In 1831, at the age of 28, William Swan Plumer was the pastor of Tabb Street Presbyterian Church in Petersburg, Virginia. As a member of his Presbytery he was engaged in working with those preparing for the gospel ministry. He would frequently receive requests for information on what the Bible teaches about a call to the ministry, but he could find no essay that met the need. So eventually he wrote one himself, and delivered it to the students of Union Theological Seminary in April 1831. His text was the same that Thomas Boston had used in his book The Art of Man Fishing (Matthew 4:18-22), though interestingly Plumer did not know of Boston’s book when he wrote his essay, “The Scripture Doctrine of a Call to the Work of the Gospel Ministry.”
In his Preface, Plumer helpfully lays out the spirit in which such an important topic ought to be studied. First, we must approach it seriously, solemnly, and reverentially. We ought not to trifle with the thought of being an ambassador of Christ, an official servant of the Lord. Second, we must patiently wait upon the Lord in caution and deliberation. Purposes hastily formed are often foolishly or hastily abandoned, thus God calls on us to move slowly. Third, humility is indispensable. Plumer reminds the reader that he must never be ignorant of “Pope Self,” for one who denies either his faults and deficiencies, or his attainments and abilities, will not make a wise judgment. Finally, those seeking the Lord’s guidance in this question must be docile - that is, teachable. We are to shun mere human wisdom, seek the Lord heartily, desire to know our duty, and a willingness to act upon what we learn.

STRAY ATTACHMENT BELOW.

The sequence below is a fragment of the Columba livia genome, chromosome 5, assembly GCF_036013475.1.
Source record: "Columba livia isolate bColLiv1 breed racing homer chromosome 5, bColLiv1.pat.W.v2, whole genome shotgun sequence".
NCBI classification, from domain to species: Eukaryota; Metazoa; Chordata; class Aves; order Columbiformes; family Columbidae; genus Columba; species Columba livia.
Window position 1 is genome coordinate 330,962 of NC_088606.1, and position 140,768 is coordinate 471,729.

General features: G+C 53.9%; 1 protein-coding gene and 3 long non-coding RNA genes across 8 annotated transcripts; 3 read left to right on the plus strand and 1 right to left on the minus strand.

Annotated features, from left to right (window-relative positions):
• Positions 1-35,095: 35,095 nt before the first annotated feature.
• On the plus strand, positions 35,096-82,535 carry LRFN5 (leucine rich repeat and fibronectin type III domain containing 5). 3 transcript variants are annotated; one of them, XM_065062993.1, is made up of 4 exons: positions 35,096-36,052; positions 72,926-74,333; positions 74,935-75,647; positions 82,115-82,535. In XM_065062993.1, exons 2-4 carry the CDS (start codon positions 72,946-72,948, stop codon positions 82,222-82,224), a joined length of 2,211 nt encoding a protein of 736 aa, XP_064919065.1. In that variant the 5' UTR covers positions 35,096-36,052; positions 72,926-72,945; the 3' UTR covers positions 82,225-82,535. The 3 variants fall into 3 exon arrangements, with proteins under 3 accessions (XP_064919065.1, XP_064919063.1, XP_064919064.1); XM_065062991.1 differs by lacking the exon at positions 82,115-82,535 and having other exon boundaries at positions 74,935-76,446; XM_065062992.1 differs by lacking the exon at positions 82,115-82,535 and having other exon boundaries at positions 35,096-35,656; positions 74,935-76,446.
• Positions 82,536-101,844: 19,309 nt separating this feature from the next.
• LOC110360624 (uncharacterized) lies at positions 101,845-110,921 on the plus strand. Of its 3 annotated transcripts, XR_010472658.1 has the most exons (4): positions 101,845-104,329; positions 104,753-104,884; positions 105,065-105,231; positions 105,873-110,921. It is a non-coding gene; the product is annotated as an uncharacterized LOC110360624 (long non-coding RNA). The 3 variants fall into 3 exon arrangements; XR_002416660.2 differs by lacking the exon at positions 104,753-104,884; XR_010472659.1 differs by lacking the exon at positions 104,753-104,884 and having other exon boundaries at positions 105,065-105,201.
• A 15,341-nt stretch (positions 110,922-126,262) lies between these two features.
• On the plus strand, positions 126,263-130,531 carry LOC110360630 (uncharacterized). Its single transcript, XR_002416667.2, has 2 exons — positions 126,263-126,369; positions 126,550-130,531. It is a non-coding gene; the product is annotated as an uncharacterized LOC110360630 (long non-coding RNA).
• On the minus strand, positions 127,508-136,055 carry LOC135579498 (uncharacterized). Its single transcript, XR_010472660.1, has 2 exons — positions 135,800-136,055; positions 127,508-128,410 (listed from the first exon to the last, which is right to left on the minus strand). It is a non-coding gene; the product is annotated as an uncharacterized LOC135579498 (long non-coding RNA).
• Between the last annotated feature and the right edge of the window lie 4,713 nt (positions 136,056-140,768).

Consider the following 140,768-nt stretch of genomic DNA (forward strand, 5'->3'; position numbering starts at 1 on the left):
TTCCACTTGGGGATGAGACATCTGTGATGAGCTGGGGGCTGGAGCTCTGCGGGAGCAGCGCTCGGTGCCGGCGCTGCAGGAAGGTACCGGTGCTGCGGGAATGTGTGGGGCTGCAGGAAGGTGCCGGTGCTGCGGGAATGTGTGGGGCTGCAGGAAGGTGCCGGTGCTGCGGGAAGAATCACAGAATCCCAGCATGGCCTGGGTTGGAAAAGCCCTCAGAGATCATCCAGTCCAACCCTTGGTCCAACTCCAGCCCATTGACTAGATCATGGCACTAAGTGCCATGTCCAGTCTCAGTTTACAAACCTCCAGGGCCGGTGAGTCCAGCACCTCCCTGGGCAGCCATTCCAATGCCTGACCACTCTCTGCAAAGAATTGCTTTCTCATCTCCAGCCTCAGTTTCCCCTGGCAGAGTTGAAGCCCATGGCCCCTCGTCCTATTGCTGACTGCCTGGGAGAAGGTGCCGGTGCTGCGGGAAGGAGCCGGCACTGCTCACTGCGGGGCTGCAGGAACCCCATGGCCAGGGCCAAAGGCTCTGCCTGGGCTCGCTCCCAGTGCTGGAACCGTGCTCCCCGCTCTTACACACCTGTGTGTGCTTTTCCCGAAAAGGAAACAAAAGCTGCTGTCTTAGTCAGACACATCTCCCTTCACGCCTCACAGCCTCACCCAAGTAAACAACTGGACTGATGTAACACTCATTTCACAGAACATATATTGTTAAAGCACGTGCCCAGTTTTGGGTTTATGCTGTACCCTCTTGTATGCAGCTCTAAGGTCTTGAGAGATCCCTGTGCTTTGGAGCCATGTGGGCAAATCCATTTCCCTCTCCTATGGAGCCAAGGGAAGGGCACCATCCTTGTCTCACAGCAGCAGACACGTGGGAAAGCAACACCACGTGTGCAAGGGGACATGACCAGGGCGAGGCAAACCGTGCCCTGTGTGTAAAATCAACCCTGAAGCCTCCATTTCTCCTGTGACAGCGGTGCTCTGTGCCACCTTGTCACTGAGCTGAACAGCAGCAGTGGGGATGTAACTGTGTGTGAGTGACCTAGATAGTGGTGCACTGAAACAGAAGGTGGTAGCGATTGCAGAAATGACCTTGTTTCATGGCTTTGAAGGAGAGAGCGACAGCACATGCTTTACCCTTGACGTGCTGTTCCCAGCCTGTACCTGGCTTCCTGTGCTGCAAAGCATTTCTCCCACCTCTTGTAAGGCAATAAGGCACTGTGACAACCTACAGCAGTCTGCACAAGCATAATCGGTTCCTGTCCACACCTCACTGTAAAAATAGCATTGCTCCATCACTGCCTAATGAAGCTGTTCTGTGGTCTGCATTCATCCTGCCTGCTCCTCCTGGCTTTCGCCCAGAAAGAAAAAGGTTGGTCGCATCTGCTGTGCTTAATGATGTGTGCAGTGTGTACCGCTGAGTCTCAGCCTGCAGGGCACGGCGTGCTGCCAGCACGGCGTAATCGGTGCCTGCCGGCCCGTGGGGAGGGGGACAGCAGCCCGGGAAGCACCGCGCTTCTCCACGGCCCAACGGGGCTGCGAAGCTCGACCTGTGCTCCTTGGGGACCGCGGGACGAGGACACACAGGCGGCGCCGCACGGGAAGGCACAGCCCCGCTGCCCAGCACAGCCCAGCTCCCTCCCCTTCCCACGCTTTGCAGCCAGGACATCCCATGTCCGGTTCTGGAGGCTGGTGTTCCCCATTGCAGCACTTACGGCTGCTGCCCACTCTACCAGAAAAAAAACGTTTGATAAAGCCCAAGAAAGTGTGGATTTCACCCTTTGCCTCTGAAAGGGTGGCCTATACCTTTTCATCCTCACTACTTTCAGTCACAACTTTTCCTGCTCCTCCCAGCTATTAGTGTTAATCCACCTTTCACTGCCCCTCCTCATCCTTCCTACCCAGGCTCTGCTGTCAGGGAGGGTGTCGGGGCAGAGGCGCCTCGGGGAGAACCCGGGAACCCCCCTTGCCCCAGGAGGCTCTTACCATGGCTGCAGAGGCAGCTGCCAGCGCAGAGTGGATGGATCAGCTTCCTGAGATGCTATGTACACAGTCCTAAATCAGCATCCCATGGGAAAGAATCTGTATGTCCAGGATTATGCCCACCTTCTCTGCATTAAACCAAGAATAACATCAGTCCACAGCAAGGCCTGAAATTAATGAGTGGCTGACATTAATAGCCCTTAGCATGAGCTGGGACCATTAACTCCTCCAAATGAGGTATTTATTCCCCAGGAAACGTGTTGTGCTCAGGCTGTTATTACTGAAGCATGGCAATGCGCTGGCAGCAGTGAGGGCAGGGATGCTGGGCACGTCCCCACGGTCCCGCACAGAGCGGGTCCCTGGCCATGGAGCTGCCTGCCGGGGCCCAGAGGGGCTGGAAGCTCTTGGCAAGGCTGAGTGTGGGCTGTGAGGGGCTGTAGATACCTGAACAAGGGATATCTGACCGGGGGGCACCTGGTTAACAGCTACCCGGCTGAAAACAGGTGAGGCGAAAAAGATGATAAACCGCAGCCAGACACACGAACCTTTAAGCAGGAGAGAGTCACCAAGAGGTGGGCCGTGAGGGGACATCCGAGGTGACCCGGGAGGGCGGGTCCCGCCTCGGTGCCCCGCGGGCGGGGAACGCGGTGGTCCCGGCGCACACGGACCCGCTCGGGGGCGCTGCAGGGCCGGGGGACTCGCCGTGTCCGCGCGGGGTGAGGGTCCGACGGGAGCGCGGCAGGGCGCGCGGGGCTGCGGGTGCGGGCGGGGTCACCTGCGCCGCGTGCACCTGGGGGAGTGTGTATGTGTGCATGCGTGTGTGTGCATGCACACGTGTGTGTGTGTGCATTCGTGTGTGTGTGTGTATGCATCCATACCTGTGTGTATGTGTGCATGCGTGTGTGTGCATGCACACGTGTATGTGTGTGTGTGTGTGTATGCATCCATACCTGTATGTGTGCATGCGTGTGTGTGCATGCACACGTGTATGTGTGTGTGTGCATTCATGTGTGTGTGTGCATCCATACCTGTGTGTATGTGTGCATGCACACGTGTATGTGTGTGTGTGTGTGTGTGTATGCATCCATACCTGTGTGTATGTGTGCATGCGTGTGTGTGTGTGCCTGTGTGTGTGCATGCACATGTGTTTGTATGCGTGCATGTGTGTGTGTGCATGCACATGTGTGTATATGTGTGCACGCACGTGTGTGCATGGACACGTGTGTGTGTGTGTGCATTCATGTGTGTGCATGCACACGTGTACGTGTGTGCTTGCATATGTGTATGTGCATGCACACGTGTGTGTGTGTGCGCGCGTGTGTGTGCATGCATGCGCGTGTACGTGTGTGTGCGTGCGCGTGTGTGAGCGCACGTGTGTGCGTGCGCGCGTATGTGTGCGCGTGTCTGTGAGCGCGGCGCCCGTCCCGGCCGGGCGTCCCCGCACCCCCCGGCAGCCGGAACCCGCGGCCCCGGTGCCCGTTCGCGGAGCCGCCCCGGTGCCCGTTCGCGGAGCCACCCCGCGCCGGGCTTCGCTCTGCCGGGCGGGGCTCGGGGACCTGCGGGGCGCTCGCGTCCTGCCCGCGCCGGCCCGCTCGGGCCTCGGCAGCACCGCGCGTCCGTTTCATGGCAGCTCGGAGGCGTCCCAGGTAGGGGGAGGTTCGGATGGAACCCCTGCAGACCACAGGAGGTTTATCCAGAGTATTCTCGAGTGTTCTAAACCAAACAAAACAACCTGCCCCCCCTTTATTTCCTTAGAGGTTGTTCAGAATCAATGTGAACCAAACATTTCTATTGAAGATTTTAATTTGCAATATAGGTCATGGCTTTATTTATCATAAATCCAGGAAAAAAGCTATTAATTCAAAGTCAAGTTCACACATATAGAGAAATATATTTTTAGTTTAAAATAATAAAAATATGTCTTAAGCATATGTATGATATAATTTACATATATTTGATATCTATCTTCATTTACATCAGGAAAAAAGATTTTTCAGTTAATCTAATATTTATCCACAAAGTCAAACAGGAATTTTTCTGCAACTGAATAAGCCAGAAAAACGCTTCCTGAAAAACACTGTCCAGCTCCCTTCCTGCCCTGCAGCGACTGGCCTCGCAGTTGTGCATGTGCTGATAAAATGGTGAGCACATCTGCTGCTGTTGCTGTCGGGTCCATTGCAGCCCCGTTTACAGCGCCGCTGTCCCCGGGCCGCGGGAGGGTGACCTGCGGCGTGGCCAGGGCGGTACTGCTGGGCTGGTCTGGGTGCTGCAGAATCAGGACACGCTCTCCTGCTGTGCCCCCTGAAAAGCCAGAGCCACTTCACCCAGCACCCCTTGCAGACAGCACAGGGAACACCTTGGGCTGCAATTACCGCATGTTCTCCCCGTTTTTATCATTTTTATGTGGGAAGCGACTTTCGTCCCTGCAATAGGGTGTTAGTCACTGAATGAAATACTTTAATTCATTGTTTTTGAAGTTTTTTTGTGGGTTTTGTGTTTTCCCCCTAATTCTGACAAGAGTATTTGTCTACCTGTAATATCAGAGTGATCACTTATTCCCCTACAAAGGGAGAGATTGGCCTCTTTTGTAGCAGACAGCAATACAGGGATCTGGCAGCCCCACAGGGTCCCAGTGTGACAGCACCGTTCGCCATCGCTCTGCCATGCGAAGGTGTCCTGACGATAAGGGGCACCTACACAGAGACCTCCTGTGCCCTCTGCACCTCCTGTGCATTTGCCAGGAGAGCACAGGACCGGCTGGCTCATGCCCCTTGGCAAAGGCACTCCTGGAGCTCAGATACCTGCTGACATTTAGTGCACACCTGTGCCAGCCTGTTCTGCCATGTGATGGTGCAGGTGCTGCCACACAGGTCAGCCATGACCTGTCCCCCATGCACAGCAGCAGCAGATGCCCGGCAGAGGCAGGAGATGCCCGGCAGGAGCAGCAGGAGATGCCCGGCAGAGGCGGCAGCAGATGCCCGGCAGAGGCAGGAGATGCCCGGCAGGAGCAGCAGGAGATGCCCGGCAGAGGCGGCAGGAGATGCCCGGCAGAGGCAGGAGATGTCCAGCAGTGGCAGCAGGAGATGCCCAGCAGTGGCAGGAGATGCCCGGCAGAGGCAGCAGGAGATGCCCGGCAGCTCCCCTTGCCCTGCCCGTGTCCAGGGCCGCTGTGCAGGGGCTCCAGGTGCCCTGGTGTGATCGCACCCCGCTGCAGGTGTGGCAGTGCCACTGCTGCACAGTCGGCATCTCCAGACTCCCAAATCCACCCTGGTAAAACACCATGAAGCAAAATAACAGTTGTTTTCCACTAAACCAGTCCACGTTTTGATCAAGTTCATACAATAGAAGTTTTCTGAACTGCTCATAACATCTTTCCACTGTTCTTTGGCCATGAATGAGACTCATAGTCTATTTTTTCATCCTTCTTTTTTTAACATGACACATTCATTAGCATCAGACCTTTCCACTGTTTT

Available here, Plumer’s essay is only 34 brief pages, so take time to read it today and recommend it to those preparing for the ministry.